A True “Black Swan”: How unpaid internships were good, but are now bad

In Business Law, Employment Law by Coolidge Wall

I love when a movie comes out that makes me smarter, even without watching it. A good example is The Black Swan. I had never heard of such a thing and had no idea what it symbolized before Fox bombed the airwaves with commercials featuring dark, elegant-looking shots of Natalie Portman in ominous poses. Intrigued, I looked up the metaphorical use of a black swan in literature and film. I learned that a black swan represents an event that surprises the observer, has a major effect on the observer and others, which is usually negative, but is often inappropriately rationalized in hindsight.

How appropriate…

Legal nerds may already be familiar with the ruling from the Southern District of New York in the Glatt v. Fox Searchlight Pictures that unpaid interns were entitled to back pay because their internships with Fox working on The Black Swan benefitted Fox more than the interns. Judge William H. Pauley III held that the two unpaid interns were really employees under the Fair Labor Standards Act (“FLSA”). Judge Pauley also held that the employees could continue the lawsuit as a class action, which allows potentially hundreds, or even thousands, of former unpaid interns to jump in with their hands out.

Judge Pauley’s ruling sounds like a clear fit for the black swan metaphor. The ruling is a big change from the unwritten rule that allowed many industries to accept the help of unpaid interns to do grunt work in order to make industry contacts and learn their craft in a practical environment to augment their academic experience.

Sadly, the Black Swan case is but one of many recent cases in which unpaid interns sued their former companies, having decided after-the-fact that they would not work without being paid. In 2012, several large companies were sued by former interns, including the Charlie Rose Show, Hearst Corporation, and Elite Model Management Corp. This trend appears to be on the rise, particularly as companies affected by such district court cases appeal the decisions to the federal appellate courts.

The common thread in all of these cases is that the judges applied the six element test developed by the Department of Labor (“DOL”) for determining if a worker is an intern or an employee:

  1. Is the worker provided with training similar to what she would receive in an educational environment?
  2. Is the internship experience for the benefit of the worker?
  3. Does the worker perform tasks under close supervision of existing staff without displacing regular employees?
  4. Does the employer that provides the training derive no immediate advantage from the activities of the worker/have its operations impeded as a result of the worker?
  5. Is the intern aware that s/he is not necessarily entitled to a job at the conclusion of his or her service?
  6. Do both the employer and the worker understand that the worker is not entitled to wages for the time spent at the company?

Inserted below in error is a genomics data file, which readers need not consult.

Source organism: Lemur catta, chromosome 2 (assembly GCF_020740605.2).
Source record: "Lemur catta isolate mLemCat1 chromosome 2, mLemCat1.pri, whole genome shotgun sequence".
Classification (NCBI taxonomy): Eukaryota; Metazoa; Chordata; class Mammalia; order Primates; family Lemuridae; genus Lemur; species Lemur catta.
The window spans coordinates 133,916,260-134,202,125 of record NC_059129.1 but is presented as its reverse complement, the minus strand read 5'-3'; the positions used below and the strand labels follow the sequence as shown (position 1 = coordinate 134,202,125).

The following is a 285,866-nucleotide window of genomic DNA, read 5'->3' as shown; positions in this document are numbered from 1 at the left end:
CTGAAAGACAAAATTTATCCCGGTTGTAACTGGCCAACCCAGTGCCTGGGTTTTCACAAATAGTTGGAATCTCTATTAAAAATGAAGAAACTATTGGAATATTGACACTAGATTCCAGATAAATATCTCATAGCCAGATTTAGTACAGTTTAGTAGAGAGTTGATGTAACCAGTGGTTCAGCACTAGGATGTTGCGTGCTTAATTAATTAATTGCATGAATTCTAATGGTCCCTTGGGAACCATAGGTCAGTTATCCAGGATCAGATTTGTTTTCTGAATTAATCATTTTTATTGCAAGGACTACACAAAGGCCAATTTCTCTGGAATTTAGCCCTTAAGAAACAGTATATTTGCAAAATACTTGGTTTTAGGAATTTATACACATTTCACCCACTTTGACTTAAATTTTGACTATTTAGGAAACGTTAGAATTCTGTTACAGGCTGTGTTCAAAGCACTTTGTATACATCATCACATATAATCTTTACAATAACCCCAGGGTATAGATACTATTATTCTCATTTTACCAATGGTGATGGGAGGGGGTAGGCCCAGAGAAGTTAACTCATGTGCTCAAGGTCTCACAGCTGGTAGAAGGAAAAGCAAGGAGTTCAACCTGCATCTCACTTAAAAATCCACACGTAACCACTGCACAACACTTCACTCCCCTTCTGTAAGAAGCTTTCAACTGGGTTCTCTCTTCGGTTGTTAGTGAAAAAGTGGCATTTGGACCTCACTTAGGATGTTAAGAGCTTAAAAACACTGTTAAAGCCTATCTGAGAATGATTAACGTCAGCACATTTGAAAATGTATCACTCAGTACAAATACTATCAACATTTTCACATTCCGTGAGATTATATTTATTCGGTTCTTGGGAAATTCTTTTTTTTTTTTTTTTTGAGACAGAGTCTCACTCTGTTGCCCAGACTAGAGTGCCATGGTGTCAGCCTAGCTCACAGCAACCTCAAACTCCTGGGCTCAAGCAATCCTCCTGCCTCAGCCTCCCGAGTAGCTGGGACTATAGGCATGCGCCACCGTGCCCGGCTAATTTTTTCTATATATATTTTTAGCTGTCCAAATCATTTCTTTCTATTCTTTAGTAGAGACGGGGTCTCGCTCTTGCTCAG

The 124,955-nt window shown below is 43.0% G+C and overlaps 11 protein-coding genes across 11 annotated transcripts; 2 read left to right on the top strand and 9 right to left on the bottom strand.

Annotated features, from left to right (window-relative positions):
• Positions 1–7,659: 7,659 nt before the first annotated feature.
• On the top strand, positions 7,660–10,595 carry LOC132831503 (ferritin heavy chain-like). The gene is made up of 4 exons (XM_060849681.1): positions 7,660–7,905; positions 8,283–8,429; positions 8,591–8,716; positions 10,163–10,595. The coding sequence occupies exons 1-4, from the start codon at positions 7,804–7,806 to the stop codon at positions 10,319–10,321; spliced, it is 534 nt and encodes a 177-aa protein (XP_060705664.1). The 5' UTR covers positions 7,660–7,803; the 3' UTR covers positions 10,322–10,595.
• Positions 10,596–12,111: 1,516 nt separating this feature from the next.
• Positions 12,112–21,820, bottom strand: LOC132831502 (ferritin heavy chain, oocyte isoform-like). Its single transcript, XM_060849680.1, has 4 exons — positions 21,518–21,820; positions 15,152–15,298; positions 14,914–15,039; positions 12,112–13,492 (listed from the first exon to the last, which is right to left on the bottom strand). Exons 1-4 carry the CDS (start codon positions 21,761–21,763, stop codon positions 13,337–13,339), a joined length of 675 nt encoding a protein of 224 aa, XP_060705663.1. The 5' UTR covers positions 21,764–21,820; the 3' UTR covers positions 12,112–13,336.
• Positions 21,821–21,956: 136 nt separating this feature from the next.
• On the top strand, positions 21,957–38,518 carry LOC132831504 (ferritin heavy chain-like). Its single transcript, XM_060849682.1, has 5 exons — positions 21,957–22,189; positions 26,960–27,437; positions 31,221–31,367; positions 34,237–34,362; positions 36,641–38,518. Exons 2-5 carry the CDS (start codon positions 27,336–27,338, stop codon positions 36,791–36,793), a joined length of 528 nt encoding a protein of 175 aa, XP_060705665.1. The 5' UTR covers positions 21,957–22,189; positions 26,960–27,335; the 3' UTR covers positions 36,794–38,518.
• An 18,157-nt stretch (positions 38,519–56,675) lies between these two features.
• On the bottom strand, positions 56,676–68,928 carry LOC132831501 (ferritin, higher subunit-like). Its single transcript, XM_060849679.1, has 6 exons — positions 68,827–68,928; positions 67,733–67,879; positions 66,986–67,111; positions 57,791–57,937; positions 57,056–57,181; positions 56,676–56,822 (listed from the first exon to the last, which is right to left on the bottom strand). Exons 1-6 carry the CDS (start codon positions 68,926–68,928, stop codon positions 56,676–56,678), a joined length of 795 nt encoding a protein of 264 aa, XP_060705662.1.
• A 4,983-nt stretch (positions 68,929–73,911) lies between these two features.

All of the questions above must be answered yes in order for a worker’s service to be properly qualified as an internship versus regular employment. Any employer with questions about whether a worker’s service would satisfy the test should seek legal advice to ensure that they will not later have their own black swan conundrum.

“Internship-Gate” embodies the epitome of the old adage “penny wise and pound foolish.” The analogy is obvious for the workers. When I was an unpaid intern many years ago, I got much more than $10.00 an hour, or whatever was the market rate for my duties. I got a mentor. I got contacts. I got substantive experience. I got an award when I graduated for my volunteer service. People noticed my commitment and skills. Those interns who are so short-sighted as to sue an employer that gave them a chance to prove and improve themselves will have a tough time finding jobs in their industry or any other.

The analogy is also true for the DOL. The DOL’s Mission statement is:

To foster, promote, and develop the welfare of the wage earners, job seekers, and retirees of the United States; improve working conditions; advance opportunities for profitable employment; and assure work-related benefits and rights. (Emphasis added.)

Internships, even when unpaid, advance a student’s ability to gain future profitable employment by providing the real-world experience students cannot receive in a classroom, thus making them more attractive to employers upon graduation. Sometimes the tasks performed by entry-level employees are unglamorous, like assembling furniture and making lunch orders, like on the set of The Black Swan. Internships are supposed to provide a practical application and observation of the information and skills students learned in the classroom. By making it more onerous for employers to offer internships, fewer employers will want to run the risk that the internship class today will be the class-action plaintiffs of tomorrow. As internships become scarcer, students will be less prepared for the jobs of tomorrow and our workforce will be less competitive globally. In the end, The Black Swan effect may be as much of an albatross around students’ necks as it is for employers. But, I am sure DOL will rationalize this in hindsight…